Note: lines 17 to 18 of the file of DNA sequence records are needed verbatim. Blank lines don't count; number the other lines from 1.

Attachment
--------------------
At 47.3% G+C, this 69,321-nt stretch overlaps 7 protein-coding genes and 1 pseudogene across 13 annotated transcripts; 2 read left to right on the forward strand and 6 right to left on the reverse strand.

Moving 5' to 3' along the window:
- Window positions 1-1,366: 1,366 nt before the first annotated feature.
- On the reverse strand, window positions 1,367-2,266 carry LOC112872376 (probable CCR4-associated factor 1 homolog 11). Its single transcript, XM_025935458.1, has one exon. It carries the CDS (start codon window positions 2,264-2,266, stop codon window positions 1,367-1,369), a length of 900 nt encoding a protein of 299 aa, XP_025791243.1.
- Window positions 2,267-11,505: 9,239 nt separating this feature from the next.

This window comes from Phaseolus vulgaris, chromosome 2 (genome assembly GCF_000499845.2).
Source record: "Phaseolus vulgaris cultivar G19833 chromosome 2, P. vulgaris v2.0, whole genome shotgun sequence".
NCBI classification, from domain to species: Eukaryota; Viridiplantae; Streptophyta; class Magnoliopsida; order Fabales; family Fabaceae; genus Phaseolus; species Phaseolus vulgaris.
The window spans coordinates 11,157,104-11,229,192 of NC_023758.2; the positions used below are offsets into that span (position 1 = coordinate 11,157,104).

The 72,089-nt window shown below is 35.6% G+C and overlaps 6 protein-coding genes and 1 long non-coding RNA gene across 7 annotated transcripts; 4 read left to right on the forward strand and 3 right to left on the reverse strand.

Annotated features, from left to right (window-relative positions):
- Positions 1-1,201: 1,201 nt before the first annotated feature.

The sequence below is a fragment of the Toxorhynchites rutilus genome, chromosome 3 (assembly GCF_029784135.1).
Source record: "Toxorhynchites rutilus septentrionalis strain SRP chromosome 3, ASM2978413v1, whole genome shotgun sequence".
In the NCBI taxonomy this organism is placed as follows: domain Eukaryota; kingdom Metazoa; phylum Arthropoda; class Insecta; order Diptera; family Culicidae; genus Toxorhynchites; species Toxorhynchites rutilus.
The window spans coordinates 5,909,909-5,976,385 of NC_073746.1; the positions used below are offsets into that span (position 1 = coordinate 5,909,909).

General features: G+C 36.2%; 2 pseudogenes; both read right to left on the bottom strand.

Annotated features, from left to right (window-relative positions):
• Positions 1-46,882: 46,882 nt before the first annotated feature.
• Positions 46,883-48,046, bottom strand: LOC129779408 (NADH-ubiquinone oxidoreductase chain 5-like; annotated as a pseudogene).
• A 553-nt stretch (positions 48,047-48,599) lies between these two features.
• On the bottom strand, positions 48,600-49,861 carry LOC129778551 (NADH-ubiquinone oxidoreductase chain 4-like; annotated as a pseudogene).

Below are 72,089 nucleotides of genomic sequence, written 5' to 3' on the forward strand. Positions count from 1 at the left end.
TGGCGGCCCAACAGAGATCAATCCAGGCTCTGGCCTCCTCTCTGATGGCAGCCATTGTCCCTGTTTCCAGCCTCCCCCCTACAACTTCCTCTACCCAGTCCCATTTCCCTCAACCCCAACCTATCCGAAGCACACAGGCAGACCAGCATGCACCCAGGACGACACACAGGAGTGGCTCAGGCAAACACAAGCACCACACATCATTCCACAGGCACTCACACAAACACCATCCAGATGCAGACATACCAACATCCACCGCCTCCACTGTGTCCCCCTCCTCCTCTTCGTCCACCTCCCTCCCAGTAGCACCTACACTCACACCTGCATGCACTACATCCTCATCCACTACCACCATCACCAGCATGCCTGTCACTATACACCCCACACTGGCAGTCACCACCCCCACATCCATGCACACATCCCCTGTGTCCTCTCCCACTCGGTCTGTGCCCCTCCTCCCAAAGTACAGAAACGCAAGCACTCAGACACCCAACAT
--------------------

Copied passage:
General features: G+C 36.2%; 2 pseudogenes; both read right to left on the bottom strand.

Annotated features, from left to right (window-relative positions):